Applications filed for two multi-unit housing projects in La Jolla

A rendering depicts a residential development planned for Nautilus Street across from La Jolla High School.
(Courtesy of Stosh Thomas Architects)

Two applications have been filed with the city of San Diego to build multi-unit residential projects in La Jolla’s Village: one on a vacant lot on La Jolla Boulevard used for a Halloween pumpkin patch and the other on Nautilus Street across from La Jolla High School.

Both proposed developments will go before La Jolla’s community planning groups for review before proceeding with construction — one in coming months.

For the record:

12:10 p.m. Nov. 2, 2021This article was updated to correct Stosh Podeswik’s last name.

The project across from La Jolla High would build four new units at 735 Nautilus St. Staff of the San Diego Development Services Department will decide in coming weeks whether to approve, conditionally approve, modify or deny an application for a coastal development permit to build two two-story single-family residences with basements. Each house would have a junior accessory dwelling unit.

Architect Stosh Podeswik said he hopes to go before local planning groups in January or February and start construction soon after.

“We provided [a design that] allows both homes to face the ocean instead of having two skinny homes where one is facing the ocean and one doesn’t,” he said. “Both houses will stand alone and are not connected at all. It’s a modern design and has natural stone and ceramic wood tiles, floor-to-ceiling glass [in some areas] and a fully functional roof deck.”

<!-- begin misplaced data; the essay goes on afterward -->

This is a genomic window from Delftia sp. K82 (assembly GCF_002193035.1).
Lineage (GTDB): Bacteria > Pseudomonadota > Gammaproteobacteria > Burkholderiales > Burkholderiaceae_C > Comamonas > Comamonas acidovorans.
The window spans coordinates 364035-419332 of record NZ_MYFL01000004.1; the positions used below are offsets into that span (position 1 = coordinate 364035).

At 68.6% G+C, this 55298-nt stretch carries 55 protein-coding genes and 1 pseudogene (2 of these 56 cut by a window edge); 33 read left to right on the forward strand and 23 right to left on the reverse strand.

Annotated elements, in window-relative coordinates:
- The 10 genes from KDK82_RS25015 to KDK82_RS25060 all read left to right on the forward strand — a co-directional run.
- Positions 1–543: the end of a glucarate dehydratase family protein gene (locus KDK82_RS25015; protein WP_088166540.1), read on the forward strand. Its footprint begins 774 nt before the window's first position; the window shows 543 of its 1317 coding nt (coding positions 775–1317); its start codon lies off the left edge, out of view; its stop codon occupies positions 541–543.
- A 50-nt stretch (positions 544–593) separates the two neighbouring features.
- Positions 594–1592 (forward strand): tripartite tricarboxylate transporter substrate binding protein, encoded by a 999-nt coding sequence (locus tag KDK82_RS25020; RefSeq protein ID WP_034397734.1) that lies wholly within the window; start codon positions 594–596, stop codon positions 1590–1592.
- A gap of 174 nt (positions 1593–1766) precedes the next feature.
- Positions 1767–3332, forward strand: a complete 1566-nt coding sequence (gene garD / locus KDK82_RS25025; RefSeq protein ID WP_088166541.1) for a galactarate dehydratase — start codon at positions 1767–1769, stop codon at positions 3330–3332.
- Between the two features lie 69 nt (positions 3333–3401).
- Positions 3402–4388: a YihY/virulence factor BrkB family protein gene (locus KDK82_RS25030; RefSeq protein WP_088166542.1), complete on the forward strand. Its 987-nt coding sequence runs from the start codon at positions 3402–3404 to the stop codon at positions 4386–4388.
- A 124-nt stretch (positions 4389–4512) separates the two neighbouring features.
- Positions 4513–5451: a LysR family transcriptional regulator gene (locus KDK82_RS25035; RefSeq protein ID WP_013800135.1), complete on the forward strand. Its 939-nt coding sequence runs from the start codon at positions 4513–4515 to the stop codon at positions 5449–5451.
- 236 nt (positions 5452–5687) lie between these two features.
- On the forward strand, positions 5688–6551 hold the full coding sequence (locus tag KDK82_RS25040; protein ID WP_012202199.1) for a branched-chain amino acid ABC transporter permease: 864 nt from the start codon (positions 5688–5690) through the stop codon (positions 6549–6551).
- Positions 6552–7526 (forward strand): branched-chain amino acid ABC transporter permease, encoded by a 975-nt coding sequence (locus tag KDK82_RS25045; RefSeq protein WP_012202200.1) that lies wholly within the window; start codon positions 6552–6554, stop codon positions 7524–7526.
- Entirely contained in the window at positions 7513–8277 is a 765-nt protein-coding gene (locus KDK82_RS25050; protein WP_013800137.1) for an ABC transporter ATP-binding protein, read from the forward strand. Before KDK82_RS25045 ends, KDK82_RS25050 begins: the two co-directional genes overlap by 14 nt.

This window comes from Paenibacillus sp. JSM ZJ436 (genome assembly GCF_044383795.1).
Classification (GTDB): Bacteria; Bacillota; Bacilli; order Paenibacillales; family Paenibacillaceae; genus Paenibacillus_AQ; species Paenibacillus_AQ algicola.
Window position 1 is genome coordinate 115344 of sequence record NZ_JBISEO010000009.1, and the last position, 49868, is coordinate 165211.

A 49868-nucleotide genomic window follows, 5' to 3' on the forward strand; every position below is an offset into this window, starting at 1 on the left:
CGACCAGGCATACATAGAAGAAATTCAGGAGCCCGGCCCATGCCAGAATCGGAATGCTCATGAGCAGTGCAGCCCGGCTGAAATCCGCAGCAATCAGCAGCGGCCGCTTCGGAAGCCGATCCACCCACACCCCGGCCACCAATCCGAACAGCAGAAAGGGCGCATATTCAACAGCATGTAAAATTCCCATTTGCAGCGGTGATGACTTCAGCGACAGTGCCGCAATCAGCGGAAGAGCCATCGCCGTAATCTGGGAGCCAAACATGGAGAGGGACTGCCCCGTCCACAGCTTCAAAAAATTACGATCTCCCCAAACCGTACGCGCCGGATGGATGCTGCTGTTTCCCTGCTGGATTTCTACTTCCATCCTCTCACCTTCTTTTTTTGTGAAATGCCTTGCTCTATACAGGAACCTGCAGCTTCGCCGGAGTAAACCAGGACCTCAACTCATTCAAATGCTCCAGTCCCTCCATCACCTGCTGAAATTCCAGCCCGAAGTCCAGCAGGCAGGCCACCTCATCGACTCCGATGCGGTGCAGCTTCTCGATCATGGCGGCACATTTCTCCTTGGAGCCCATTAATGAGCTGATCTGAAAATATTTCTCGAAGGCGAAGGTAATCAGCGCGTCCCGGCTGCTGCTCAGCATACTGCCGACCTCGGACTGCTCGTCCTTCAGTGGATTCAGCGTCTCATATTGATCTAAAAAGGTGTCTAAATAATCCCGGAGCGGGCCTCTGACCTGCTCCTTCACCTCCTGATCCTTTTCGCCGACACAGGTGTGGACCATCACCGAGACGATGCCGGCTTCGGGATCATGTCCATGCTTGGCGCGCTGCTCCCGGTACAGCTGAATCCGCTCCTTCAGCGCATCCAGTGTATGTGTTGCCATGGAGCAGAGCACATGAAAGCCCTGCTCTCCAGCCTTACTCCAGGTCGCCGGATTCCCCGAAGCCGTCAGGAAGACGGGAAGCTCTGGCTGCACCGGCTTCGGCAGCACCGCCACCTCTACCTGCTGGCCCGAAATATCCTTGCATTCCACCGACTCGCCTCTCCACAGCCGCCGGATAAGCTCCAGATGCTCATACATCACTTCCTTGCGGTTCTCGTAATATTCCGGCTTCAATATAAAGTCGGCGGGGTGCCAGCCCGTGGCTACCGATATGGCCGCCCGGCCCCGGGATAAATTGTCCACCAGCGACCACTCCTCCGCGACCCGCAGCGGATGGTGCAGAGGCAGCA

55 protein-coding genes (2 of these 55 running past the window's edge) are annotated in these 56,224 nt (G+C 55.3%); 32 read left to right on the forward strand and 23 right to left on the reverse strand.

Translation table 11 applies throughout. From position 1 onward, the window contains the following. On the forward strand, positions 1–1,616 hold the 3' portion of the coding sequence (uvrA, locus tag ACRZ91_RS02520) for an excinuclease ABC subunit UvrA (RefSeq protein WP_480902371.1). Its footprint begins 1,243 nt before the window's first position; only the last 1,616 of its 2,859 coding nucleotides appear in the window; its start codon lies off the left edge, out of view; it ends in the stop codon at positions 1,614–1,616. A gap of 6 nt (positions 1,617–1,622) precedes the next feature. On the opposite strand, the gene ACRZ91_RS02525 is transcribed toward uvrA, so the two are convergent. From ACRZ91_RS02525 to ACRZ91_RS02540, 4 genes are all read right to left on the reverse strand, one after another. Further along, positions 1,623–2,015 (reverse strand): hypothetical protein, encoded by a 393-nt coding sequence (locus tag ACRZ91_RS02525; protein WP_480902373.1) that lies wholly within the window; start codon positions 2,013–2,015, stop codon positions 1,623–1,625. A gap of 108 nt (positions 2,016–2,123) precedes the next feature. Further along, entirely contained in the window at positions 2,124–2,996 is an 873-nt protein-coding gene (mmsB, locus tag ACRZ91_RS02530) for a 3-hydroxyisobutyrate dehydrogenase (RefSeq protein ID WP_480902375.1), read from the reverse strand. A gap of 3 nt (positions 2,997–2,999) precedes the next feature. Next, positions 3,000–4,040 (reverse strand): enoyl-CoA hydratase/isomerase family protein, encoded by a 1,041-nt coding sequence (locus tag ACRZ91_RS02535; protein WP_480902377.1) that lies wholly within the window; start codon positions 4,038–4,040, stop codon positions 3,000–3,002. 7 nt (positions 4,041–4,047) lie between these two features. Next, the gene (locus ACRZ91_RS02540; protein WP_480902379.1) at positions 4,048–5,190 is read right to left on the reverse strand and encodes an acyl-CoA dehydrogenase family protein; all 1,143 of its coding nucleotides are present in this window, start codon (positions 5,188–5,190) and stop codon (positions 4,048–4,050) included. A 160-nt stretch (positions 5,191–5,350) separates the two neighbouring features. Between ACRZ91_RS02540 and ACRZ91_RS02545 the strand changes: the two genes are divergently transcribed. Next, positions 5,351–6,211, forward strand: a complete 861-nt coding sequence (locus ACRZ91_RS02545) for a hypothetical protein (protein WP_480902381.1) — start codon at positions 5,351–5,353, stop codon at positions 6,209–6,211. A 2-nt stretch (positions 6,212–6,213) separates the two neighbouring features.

The application comes after Gov. Gavin Newsom signed Senate Bill 9 into law in September. SB 9, sponsored by state Sen. Toni Atkins — a Democrat whose 39th District includes La Jolla — is designed to streamline the process for a homeowner to create a duplex or subdivide an existing lot in a residential area and build up to four units.

However, Podeswik said the application was not in response to the bill. “[The signing] worked out to our benefit, but this does not fall under SB 9,” he said. “We were already allowed to do this design on this lot. It was a design challenge, but the setbacks and height limits are within what is allowed for La Jolla, so we’re pleased to move it forward.”

A 12-unit condominium complex is proposed for a vacant lot that currently houses the local Halloween pumpkin patch.
An application has been filed to develop a 12-unit condominium complex on a vacant lot that currently houses the local Halloween pumpkin patch.
(Ashley Mackin-Solomon)

An application also has been filed with the city to develop a 12-unit condominium complex on a vacant lot facing La Jolla Boulevard where the local Halloween pumpkin patch currently operates and often the holiday tree lot.

Plans for 6710 La Jolla Blvd. call for a new two-story multifamily building with 12 condos for purchase and 12 parking spaces below grade.

Additional details from the developer were unavailable.

At one time, the lot was considered for a pop-up shop for multiple area businesses to be called Windansea Farms. In 2017, a Volkswagen bus from Everyday California and an Airstream trailer from Pura Vida were parked there and a farm stand was being set up, but the pop-up never came to fruition. ◆